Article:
Thus, to date, including our detections there are seven galaxies detected in CO emission. Their molecular gas masses lie in range , for g band luminosities 14.8 to 19 and SFRs 0.2 to 1.85. Also, of the seven galaxies detected in CO emission, five have blue bulges or inner disks indicating ongoing nuclear star formation. The two exceptions are CG 910 and SBS 1325+597, both of which have red bulges in their (composite) SDSS images. However, it is interesting to note that both CG 910 and SBS 1325+597 have double horned CO(1–0) emission profiles, which shows that their molecular gas is distributed mainly in their disks and probably associated with disk star formation rather than nuclear star formation. The ongoing disk star formation in SBS 1325+597 is indicated by the faint blue color and the H emission from its disk (Figure 3). A drawback of our work is that our sample is small, even when previous detections of molecular gas are included (Table 4) and biased towards blue galaxies. Hence, it is not representative of the entire range of void galaxies and there is also no control sample. However, when we take into account the significant amount of star formation observed in void galaxies (e.g. Kreckel et al. 2012), it is probably safe to state that molecular gas is not rare in voids.

Figure 3: (a) The sky subtracted H image of SBS 1325+597. The H emission is diffuse and distributed on either side of the nucleus. There appears to be more star formation west of the nucleus. (b) Contours of the H emission superimposed on the SDSS g band image of the galaxy. The contour levels are 0, 0.12, 0.18, 0.24 and 0.30; where the units are in counts s and the sky subtracted background has a noise level of approximately 0.03. The emission has a ringlike morphology and is associated with the disk.

Figure 4: (a) The sky subtracted H image of SDSS 143052.33+551440.0. The H emission is distributed over the galaxy and extencec on one side. There is also diffuse emission lying to the northwest of the galaxy center that matches diffuse emission in the g band image as well. (b) Contours of H emission superimposed on the SDSS g band image of the galaxy. The contour levels are 0.27, 0.45, 0.63, 0.81 and 0.99; where the units are in counts s and the sky subtracted background has a noise level of approximately 0.09. The H contours are extended on one side of the nucleus.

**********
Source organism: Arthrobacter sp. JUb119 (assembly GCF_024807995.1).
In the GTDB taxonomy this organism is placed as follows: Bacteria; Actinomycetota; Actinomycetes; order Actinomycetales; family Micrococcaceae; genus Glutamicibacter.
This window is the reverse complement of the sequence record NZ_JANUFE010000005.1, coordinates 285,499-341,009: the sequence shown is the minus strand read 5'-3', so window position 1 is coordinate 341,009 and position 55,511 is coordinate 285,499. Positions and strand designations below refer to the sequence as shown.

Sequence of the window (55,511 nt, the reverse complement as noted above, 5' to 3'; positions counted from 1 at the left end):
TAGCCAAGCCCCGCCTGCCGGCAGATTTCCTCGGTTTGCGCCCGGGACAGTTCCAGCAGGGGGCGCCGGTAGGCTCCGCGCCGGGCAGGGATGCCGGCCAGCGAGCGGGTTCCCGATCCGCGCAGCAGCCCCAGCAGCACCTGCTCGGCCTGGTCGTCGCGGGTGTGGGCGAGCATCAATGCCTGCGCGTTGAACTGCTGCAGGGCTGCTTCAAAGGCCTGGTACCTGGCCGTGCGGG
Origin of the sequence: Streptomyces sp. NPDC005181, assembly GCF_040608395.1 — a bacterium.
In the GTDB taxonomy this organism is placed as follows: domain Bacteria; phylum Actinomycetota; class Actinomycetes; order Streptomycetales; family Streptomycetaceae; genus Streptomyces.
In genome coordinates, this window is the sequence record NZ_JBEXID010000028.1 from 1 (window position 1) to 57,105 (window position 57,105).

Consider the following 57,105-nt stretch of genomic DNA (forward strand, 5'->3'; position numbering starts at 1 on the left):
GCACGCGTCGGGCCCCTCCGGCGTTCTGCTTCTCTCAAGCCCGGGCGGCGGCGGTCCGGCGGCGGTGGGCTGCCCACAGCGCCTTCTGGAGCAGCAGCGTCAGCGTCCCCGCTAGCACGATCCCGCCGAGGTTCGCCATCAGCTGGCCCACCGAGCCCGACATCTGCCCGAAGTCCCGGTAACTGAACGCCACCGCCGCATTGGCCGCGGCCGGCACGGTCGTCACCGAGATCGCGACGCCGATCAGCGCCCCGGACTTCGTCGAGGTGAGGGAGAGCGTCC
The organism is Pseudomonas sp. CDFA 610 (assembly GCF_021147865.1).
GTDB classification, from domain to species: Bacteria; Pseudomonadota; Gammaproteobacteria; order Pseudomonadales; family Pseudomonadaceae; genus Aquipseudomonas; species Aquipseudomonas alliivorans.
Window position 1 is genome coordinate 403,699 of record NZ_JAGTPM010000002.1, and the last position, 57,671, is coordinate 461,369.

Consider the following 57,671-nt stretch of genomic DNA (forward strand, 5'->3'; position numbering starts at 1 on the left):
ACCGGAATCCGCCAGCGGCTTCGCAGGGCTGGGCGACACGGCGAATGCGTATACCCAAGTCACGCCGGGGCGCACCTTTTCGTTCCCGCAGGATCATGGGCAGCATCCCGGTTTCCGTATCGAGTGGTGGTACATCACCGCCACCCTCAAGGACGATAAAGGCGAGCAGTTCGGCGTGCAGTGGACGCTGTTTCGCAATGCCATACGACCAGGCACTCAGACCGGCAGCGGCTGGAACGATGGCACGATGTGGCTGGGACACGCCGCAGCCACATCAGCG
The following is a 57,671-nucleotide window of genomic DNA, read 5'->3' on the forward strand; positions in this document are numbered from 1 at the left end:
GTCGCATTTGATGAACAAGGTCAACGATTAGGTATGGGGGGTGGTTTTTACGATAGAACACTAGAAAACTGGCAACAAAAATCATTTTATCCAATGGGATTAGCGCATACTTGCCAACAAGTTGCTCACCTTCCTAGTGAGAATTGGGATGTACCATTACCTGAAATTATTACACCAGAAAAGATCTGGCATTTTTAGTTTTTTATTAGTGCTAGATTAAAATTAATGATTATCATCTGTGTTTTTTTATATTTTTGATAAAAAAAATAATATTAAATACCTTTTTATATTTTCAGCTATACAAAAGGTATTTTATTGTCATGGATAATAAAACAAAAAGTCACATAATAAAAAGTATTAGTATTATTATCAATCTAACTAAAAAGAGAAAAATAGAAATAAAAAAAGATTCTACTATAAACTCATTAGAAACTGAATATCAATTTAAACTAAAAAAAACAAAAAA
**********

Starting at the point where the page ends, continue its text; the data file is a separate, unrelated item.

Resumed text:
Figure 5: (a) The H image of SDSS 153821.22+331105.1. The emission is strong and distributed along the bar in the galaxy. The flux density is highest in the nucleus and distributed over two regions along the bar. (b) Contours of H emission superimposed on the SDSS g band image of the galaxy. The contour levels are 0.27, 0.45, 0.63, 0.81 and 0.99; where the units are in counts s and the sky subtracted background has a noise level of approximately 0.02. There is clearly strong star formation along the bar. The emission peaks on either side of the nucleus.

7 Discussion

Since molecular gas requires dust to form, its presence also indicates that there have been several cycles of star formation in these galaxies. In this section we address the following questions : (a) what drives star formation in these underdense environments and (b) are void galaxies dark matter dominated systems?
(i) Galaxies and the void substructure : Void galaxies form from the rare, small-scale peaks in the primordial density field and a larger volume will likely include more of these peaks. However, void galaxies may also form within the void substructure. In the hierarchical picture of void evolution, smaller voids merge to form larger voids (Sheth & van de Weygaert, 2004) causing mass to flow from the void centers to the surounding walls (Hahn et al., 2007; Aragón-Calvo et al., 2007; Aragon-Calvo & Szalay, 2013). In the process some matter may be left behind within the voids as filaments and mini-walls tracing a void substructure (Dubinski et al., 1993; Sahni et al., 1994). In this scenerio, small groups of galaxies can form within voids at places where the filaments or sheets intersect each other. So even though the large scale environemnt in voids is sparse, galaxy pairs (e.g. CG 692-CG 693) or small groups (e.g. VGS 31a,b,c) can form within the void substructure. There is now evidence that such filamentary structures within voids exist (Alpaslan et al., 2014; Beygu et al., 2013; Popescu et al., 1996). These galaxies interact or merge giving rise to star formation. Thus, some of the star formation that we observe in voids could be driven by the expansion and merging of the voids themselves. Thus, it is possible that we may observe more star forming galaxies and interacting systems in the larger voids, such as the Bootes void (Szomoru et al., 1996) where many more voids could have merged to form a larger void.